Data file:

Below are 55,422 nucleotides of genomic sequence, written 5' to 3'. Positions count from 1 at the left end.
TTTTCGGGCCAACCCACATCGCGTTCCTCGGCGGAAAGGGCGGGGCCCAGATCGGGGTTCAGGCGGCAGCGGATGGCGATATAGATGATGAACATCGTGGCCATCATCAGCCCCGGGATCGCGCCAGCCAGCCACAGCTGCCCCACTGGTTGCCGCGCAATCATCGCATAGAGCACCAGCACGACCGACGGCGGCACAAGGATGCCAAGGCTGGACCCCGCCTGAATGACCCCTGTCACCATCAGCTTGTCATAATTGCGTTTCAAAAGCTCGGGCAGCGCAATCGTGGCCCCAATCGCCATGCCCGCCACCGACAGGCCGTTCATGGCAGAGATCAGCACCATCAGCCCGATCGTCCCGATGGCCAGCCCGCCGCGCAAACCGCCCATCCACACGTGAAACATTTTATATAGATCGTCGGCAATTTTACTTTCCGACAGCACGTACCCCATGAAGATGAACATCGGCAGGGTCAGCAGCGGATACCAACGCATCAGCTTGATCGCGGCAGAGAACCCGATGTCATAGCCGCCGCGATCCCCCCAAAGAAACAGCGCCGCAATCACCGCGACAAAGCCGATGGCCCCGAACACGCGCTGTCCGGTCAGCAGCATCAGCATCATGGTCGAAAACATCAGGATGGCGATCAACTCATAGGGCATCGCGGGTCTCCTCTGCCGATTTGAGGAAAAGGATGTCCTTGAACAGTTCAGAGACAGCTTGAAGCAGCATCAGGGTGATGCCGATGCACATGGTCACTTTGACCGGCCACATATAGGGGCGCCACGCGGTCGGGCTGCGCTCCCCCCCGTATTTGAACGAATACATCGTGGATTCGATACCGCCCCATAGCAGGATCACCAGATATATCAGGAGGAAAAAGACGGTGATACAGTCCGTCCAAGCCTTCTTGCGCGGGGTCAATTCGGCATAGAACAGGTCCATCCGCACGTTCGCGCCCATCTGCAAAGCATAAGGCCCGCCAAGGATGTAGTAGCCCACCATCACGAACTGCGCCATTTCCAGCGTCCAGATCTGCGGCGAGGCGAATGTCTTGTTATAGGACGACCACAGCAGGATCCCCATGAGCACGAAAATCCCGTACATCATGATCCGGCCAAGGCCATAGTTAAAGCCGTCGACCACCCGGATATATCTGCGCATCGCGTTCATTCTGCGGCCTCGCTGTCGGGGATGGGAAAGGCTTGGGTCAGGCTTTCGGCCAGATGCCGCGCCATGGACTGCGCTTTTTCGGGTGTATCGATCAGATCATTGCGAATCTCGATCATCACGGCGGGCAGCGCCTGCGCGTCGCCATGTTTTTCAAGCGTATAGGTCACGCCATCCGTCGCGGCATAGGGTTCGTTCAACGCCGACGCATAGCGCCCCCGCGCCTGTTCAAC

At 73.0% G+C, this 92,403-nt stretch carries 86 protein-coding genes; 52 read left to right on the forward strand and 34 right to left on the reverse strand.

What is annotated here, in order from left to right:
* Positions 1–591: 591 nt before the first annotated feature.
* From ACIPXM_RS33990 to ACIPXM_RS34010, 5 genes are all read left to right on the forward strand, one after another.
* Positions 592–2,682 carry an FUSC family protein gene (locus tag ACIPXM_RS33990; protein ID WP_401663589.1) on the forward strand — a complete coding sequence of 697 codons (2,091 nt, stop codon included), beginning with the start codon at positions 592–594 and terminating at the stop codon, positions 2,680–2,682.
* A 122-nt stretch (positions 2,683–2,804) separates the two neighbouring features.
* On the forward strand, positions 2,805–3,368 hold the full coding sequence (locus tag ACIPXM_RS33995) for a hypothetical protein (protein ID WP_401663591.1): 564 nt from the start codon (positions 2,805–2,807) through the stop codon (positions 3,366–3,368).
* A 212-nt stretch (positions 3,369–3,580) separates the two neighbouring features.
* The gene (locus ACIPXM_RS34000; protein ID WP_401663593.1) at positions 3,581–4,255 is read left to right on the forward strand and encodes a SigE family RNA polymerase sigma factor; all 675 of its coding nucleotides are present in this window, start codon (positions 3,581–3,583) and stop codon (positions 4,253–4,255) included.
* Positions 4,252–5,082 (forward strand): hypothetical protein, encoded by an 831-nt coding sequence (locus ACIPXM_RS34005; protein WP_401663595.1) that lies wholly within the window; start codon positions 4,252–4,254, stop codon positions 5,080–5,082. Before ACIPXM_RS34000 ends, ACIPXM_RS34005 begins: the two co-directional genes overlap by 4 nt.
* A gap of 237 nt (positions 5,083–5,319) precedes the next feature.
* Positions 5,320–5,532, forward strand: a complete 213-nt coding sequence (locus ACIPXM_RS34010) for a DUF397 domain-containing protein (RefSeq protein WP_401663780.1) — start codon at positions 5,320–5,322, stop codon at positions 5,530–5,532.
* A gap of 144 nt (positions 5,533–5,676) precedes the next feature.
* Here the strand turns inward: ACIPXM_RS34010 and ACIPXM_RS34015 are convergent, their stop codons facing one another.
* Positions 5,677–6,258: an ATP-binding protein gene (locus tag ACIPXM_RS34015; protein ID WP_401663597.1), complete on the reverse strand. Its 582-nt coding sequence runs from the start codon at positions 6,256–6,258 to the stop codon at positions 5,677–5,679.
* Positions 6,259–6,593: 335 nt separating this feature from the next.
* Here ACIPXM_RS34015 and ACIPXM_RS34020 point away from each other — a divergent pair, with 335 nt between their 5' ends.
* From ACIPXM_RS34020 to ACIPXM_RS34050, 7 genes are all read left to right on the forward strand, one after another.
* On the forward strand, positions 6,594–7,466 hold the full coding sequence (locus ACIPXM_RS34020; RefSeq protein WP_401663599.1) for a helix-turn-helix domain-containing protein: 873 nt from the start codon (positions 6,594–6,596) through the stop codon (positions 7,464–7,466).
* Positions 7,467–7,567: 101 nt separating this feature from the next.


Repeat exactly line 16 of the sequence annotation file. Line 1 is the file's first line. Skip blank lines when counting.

* Here the strand turns inward: ACIPXM_RS34010 and ACIPXM_RS34015 are convergent, their stop codons facing one another.